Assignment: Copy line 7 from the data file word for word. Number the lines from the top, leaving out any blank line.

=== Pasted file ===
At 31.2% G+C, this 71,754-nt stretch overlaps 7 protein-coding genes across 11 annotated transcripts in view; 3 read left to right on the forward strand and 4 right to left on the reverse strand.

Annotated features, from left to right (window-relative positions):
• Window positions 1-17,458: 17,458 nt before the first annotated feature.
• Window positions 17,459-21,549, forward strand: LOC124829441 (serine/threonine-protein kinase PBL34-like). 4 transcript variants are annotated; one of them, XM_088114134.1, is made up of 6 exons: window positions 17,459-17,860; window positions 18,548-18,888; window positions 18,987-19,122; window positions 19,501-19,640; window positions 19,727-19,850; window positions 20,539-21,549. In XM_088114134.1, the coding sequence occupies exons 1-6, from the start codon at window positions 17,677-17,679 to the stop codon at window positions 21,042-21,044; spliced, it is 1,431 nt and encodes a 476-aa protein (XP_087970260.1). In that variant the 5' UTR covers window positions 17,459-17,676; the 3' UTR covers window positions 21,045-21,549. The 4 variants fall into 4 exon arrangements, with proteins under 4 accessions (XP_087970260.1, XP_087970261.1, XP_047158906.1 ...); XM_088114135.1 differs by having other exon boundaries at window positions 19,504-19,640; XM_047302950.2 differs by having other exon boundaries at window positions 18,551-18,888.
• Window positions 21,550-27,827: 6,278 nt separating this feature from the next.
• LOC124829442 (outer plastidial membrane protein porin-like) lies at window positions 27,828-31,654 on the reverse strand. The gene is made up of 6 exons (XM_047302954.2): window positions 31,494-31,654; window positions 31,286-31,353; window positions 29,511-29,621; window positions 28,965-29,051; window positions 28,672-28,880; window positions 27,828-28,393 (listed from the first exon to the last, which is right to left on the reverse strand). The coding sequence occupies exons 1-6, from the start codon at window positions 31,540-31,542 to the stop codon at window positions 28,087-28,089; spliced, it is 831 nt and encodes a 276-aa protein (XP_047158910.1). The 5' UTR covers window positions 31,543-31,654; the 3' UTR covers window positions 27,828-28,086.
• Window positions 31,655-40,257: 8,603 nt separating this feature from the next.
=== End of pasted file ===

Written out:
• Window positions 31,655-40,257: 8,603 nt separating this feature from the next.